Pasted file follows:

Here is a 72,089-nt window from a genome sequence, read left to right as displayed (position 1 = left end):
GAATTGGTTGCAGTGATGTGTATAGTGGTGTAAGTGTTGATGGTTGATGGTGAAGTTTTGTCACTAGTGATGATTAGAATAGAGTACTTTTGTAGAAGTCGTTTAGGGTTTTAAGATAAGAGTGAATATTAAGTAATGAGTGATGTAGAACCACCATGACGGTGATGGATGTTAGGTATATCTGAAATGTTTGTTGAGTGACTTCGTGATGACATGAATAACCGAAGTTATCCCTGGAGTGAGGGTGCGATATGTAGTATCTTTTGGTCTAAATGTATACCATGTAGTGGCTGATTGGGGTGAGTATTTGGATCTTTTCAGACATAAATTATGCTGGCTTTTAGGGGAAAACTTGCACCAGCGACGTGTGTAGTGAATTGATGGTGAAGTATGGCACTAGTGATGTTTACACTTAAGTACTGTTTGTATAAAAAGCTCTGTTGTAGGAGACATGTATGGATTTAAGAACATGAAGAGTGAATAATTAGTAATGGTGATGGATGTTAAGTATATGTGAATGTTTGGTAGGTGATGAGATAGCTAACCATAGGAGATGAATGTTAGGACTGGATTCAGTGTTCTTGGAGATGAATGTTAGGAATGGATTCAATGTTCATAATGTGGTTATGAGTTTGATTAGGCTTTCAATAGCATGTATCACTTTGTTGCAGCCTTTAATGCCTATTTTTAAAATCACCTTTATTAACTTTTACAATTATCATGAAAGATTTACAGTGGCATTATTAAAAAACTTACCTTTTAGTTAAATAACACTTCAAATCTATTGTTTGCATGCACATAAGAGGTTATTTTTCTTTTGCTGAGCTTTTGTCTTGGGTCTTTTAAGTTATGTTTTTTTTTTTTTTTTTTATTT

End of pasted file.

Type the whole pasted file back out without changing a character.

Here is a 72,089-nt window from a genome sequence, read left to right as displayed (position 1 = left end):
GAATTGGTTGCAGTGATGTGTATAGTGGTGTAAGTGTTGATGGTTGATGGTGAAGTTTTGTCACTAGTGATGATTAGAATAGAGTACTTTTGTAGAAGTCGTTTAGGGTTTTAAGATAAGAGTGAATATTAAGTAATGAGTGATGTAGAACCACCATGACGGTGATGGATGTTAGGTATATCTGAAATGTTTGTTGAGTGACTTCGTGATGACATGAATAACCGAAGTTATCCCTGGAGTGAGGGTGCGATATGTAGTATCTTTTGGTCTAAATGTATACCATGTAGTGGCTGATTGGGGTGAGTATTTGGATCTTTTCAGACATAAATTATGCTGGCTTTTAGGGGAAAACTTGCACCAGCGACGTGTGTAGTGAATTGATGGTGAAGTATGGCACTAGTGATGTTTACACTTAAGTACTGTTTGTATAAAAAGCTCTGTTGTAGGAGACATGTATGGATTTAAGAACATGAAGAGTGAATAATTAGTAATGGTGATGGATGTTAAGTATATGTGAATGTTTGGTAGGTGATGAGATAGCTAACCATAGGAGATGAATGTTAGGACTGGATTCAGTGTTCTTGGAGATGAATGTTAGGAATGGATTCAATGTTCATAATGTGGTTATGAGTTTGATTAGGCTTTCAATAGCATGTATCACTTTGTTGCAGCCTTTAATGCCTATTTTTAAAATCACCTTTATTAACTTTTACAATTATCATGAAAGATTTACAGTGGCATTATTAAAAAACTTACCTTTTAGTTAAATAACACTTCAAATCTATTGTTTGCATGCACATAAGAGGTTATTTTTCTTTTGCTGAGCTTTTGTCTTGGGTCTTTTAAGTTATGTTTTTTTTTTTTTTTTTTATTT